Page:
On January 31, 2012—what would have been Alan Lomax's 97th birthday—more than a decade of restoration, digitization and cataloging of his fieldwork culminated in the launch of the ACE Online Archive, which offers free digital access through multimedia collections of Lomax's field trips and research. Here's what's in it:

  • Sound Recordings. The Sound Recordings Archive mirrors Lomax's original tape and disc archive; beyond the discrete itemization of the tracks, it is completely unedited. As of December 2012, it is comprised of over 17,000 streaming audio recordings organized into 30 collections and totaling over 800 hours of music, stories and interviews:
  • Calypso Concert 1946
    Texas Gladden and Hobart Smith 1946
    New York Blues Interviews 1947
    Mississippi Prison Recordings 1947 and 1948
    Mississippi and Texas Church Recordings 1948
    Vera Hall 1948
    New Orleans Jazz Interviews 1949
    Jean Ritchie 1949 and 1950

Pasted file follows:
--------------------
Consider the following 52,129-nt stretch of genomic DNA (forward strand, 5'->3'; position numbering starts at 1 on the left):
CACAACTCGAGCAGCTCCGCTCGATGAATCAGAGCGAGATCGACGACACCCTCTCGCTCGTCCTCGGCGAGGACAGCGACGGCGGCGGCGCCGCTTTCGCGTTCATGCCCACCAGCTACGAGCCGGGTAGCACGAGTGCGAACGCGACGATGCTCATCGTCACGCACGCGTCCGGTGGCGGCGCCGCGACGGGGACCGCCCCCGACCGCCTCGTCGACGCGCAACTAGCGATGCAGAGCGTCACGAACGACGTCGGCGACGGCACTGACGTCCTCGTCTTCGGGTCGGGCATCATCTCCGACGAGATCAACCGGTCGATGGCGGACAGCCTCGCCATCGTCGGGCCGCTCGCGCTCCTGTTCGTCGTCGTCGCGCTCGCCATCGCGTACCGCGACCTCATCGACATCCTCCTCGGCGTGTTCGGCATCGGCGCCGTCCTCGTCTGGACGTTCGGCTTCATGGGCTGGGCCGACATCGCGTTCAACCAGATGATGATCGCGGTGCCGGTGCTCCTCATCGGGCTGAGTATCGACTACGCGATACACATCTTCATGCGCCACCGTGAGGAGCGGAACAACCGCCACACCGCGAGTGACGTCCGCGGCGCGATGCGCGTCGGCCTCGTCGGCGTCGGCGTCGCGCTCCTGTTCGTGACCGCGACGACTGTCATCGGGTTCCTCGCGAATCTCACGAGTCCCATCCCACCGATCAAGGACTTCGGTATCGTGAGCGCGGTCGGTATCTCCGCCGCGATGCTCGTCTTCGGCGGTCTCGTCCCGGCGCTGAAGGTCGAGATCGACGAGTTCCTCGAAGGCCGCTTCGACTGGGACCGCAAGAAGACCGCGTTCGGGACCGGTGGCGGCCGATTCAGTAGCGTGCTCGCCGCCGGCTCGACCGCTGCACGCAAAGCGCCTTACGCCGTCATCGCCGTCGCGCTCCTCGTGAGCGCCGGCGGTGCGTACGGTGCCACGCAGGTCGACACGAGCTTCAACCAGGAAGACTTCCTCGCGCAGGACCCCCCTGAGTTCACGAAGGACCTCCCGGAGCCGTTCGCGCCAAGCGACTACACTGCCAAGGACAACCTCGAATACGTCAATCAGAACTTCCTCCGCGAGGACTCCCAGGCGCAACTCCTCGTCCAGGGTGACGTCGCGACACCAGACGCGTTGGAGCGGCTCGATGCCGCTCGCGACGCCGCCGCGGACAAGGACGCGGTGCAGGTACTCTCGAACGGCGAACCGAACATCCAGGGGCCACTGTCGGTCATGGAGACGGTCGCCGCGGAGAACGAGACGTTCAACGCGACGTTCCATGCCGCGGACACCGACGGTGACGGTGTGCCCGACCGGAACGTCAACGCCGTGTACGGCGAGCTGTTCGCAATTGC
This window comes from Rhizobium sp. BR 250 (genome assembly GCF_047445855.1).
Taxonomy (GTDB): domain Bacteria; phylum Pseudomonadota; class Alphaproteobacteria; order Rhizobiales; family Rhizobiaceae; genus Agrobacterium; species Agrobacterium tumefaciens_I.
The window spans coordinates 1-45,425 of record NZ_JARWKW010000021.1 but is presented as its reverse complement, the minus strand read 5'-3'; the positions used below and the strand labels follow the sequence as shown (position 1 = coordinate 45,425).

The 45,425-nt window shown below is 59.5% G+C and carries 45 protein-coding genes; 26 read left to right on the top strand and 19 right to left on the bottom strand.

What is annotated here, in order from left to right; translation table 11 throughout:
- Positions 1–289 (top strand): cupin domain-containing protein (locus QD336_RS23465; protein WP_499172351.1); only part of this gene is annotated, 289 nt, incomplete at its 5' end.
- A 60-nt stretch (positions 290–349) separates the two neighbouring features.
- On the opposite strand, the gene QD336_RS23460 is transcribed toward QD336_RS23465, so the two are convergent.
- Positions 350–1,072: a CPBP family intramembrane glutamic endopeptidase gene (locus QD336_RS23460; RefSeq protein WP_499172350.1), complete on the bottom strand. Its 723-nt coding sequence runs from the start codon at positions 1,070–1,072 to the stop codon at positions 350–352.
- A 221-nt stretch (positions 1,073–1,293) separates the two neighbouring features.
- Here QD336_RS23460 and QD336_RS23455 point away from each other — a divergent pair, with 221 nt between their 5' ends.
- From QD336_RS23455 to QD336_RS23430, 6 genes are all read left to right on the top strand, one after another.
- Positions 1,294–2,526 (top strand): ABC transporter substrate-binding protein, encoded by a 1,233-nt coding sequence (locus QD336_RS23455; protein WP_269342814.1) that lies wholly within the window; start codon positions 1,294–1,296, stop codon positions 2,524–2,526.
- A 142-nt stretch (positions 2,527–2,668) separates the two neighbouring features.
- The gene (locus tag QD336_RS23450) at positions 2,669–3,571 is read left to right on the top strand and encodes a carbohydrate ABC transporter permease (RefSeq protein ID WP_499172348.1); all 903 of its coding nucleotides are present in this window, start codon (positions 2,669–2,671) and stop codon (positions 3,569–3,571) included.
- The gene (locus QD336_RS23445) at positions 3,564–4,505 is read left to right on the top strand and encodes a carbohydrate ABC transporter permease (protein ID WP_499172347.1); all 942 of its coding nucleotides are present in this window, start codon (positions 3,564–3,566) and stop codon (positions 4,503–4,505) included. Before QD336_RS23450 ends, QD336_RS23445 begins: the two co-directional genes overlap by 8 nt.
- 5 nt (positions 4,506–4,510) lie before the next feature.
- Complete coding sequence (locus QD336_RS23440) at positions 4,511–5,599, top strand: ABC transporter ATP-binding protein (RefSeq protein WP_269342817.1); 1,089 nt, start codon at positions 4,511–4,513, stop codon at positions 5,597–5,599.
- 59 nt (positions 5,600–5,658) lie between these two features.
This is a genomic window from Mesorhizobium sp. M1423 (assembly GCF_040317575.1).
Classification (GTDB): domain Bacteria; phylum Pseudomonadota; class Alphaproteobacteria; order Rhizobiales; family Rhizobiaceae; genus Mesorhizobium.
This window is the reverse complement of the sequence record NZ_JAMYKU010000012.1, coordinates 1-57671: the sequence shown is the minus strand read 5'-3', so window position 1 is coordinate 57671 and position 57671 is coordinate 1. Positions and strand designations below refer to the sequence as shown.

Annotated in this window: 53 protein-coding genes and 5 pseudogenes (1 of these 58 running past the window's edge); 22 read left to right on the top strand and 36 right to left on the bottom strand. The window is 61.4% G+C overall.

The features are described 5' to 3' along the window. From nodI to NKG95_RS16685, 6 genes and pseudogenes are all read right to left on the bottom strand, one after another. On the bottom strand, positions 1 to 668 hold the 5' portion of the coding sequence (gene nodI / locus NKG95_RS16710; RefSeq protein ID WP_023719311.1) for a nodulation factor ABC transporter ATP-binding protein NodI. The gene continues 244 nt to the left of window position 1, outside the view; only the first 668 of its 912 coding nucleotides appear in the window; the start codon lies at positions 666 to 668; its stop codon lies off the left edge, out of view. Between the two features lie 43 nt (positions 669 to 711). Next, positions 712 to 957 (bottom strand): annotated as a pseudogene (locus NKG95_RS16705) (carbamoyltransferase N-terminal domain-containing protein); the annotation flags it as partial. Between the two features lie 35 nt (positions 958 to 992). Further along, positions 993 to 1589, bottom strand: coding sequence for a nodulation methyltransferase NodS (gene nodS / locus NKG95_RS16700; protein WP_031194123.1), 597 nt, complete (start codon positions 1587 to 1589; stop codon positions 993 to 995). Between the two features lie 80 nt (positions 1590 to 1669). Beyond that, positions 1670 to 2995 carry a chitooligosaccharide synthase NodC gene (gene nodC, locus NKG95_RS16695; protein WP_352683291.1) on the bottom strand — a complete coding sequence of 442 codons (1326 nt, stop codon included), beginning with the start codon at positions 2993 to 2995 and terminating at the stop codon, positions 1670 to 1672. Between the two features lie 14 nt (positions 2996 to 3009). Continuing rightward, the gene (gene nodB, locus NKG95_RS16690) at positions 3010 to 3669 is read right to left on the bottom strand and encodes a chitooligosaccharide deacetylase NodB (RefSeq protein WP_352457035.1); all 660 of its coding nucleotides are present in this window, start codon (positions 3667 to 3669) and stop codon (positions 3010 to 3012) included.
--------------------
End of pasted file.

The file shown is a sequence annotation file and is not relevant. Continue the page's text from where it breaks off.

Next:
Ireland 1951 and 1953
    Scotland 1951, 1953, and 1957
    England and Wales 1951-1958
    Big Bill Broonzy 1952
    Spain 1952-1953
    Southern U.S. 1959 and 1960
    Hally Wood 1960
    Bessie Jones 1961-1962
    Caribbean 1962
    Romania 1964
    Soviet Union 1964
    Central Park Concert 1965
    Newport Folk Festival 1966
    Dominican Republic and Saint Eustatius 1967
    Morocco 1967
    Miscellaneous Recordings 1950-1990
    To come: Italy (1954-55); and several of Lomax's earlier collections made under the auspices of the Library of Congress: Haiti (1936-1937); Eastern Kentucky (1937); and the Upper Midwest (1938).

  • Photographs and Digital Images. In the early 1950s Alan Lomax began to keep photographic journals, with a few rolls taken in England, and major field studies in Spain, Italy, the American South, and the Caribbean. There are about 5,000 photographs in these collections:
    Kansas 1944
    England 1953
    Spain 1952-1953
    Italy 1954-1955
    Southern U.S. 1959-1960
    Caribbean 1962
    Newport Folk Festival 1966
    Dominican Republic 1967
    Louisiana 1983 and 1985
    Miscellaneous Photographs